393 F2d 92 Martin v. United States
393 F.2d 92
J. C. MARTIN, Jr. and Sybil Martin, Appellants,
UNITED STATES of America, Appellee.
United States Court of Appeals Fifth Circuit.
April 5, 1968.
M. M. Roberts, Hattiesburg, Miss., Roland C. Lewis, Waynesboro, Miss., Paul G. Swartfager, Laurel, Miss., J. C. Martin, Jr., Waynesboro, Miss., of counsel, for appellants.
Robert E. Hauberg, U.S. Atty., Joseph E. Brown, Jr., Asst. U.S. Atty., Jackson, Miss., for appellee.
Before GEWIN and COLEMAN, Circuit Judges, and HUGHES, District Judge.
This appeal is from a judgment rendered in favor of the United States, suing on behalf of the Small Business Administration, against Appellants for the sum of $33,271.45 plus interest, the balance due on a promissory note assigned by the payee to the SBA. The note was secured by a deed of trust to certain real and personal property located in Wayne County and Greene County, Mississippi.
Appellants sought to defend the suit by attacking the validity of the foreclosure sale of the property, which took place after they had defaulted on the note. After judgment for Appellee was entered, Appellant J. C. Martin filed a motion to vacate under Rule 60(b) F.R.Civ.P., on the sole ground that he had previously been adjudicated a bankrupt. The motion was overruled and subsequently Appellant was granted a discharge in bankruptcy.
On this appeal Appellant has again challenged the validity of the foreclosure sale. In addition, he contends that the District Court erred in overruling his motion to vacate.
The property described in the deed of trust, both real and personal, was auctioned by a substituted trustee pursuant to the terms of the trust deed for an amount which Appellants claim to be substantially less than its fair market value. The only ground for setting aside the sale urged before the District Court and reasserted on appeal was that the trustee abused his discretion by holding the sale at the Wayne County Court House rather than the situs of Appellants' saw mill where much of the personal property was located. However, on this appeal other grounds are raised for the first time, including the following: (1) that the sale was improperly advertised; (2) that the property was improperly described; and (3) that the items of property were not offered separately and then as a whole. In our opinion these grounds have been waived since they were not pleaded below.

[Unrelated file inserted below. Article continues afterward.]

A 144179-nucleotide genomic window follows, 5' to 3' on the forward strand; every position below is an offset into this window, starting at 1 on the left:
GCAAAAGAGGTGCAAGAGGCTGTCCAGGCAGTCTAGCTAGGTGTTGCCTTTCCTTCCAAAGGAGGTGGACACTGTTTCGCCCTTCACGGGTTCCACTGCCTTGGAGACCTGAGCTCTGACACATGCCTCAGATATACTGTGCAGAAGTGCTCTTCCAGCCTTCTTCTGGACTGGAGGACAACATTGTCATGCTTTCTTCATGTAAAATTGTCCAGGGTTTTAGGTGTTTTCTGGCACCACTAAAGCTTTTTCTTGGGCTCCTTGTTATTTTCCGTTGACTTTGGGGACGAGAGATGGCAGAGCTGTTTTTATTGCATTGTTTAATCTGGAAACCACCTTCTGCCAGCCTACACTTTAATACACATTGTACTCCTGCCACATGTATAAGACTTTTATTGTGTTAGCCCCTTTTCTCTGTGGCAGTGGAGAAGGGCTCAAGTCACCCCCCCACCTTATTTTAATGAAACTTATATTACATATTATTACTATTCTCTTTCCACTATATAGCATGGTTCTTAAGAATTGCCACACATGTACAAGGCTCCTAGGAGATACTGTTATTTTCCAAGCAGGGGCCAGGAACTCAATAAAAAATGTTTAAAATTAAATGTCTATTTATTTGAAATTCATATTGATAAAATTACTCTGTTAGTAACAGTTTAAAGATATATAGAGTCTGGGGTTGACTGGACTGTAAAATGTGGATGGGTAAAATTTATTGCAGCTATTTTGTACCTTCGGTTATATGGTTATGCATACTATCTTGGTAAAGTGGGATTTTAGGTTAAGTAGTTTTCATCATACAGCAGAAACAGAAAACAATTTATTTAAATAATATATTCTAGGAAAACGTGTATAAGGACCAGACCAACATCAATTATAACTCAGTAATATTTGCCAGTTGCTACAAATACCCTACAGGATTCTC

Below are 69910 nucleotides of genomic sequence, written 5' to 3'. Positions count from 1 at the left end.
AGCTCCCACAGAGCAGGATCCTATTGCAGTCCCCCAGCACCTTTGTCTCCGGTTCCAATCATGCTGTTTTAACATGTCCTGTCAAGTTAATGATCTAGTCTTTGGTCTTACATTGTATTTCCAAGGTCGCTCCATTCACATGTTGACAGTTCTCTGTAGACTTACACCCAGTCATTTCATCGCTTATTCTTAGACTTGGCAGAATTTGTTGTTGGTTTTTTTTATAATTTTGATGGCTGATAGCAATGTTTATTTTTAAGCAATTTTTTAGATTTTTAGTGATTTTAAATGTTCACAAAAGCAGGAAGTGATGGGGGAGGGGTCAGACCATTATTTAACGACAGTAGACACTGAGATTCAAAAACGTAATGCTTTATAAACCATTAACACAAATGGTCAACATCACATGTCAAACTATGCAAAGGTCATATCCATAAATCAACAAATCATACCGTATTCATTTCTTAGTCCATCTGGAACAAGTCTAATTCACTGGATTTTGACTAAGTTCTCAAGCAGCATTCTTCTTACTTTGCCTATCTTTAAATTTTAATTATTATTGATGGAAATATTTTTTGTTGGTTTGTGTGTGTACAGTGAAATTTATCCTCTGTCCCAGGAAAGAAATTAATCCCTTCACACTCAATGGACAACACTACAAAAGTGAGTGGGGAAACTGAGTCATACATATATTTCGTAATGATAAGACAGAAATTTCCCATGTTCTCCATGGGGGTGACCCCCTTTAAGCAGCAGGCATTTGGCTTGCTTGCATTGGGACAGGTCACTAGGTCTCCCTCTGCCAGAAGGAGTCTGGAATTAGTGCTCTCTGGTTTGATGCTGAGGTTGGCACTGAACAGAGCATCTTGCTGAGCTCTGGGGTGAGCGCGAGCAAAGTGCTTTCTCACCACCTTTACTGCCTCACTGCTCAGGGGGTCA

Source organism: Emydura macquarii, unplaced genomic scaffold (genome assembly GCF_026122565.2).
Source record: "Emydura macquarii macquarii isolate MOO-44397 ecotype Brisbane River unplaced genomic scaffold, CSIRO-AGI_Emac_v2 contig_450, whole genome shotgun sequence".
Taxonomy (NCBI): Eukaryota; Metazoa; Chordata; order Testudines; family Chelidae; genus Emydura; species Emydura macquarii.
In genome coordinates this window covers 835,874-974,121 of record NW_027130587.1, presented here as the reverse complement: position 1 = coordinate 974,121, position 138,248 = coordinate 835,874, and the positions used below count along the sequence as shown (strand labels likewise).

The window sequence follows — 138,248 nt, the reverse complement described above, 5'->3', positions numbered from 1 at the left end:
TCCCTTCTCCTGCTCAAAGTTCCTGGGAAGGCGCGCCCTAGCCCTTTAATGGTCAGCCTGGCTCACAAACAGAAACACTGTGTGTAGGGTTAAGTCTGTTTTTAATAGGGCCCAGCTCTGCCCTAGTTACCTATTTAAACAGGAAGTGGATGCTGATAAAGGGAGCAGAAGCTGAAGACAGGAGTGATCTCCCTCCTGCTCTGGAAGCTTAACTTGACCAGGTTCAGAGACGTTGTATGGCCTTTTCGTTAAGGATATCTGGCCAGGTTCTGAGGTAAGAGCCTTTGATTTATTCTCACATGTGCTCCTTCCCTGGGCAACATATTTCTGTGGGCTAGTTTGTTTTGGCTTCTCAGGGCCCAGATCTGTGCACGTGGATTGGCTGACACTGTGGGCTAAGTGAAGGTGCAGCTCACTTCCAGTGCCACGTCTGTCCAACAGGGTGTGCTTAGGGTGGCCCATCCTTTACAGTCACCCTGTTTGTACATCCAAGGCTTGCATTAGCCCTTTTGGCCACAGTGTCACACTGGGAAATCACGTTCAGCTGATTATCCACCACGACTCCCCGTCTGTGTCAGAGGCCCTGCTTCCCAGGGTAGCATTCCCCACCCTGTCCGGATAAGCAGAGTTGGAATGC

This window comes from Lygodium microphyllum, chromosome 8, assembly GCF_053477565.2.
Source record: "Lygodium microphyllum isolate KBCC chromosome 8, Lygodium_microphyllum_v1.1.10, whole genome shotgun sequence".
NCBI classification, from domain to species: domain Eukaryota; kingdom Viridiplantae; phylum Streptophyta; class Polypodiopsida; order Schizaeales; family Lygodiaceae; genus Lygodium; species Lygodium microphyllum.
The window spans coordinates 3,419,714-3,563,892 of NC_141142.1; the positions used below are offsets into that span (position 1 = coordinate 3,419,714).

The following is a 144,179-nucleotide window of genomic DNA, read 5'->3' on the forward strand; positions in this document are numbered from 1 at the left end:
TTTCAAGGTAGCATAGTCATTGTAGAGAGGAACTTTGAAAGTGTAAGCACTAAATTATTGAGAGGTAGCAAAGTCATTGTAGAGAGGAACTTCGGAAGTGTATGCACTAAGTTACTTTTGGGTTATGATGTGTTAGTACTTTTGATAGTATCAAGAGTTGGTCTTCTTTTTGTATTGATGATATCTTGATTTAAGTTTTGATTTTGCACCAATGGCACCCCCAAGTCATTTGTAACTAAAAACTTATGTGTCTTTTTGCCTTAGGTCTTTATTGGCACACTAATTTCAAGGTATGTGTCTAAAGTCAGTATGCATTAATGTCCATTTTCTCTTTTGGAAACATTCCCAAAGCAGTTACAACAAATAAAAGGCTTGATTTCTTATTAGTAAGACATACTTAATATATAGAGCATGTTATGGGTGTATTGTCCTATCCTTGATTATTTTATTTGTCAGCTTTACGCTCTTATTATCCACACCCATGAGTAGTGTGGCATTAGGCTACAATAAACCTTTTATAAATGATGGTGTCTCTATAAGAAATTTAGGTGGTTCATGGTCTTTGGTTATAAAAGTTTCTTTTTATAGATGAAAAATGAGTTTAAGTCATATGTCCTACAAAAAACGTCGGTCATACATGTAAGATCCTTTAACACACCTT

Accordingly, the only question to be resolved on this appeal regarding the validity of the sale is whether the trustee abused his discretion in selectingits situs. The trust deed provided that the personal property could be sold '* * * at any place in Wayne & Greene Counties which (the trustee) may designate. * * *' There was adequate testimony that prospective bidders were allowed to inspect the property at its location. Under these circumstances we cannot say as a matter of law that the trustee abused his discretion.
In addition, we find no merit in Appellants' contention that his discharge in bankruptcy should be held to invalidate the judgment. No plea of discharge was raised in the motion to vacate since at the time it was filed no discharge had been granted. In any event, whatever effect his discharge in bankruptcy has on the execution of the judgment, it forms no basis for a direct attack on the judgment's validity.
The judgment is affirmed.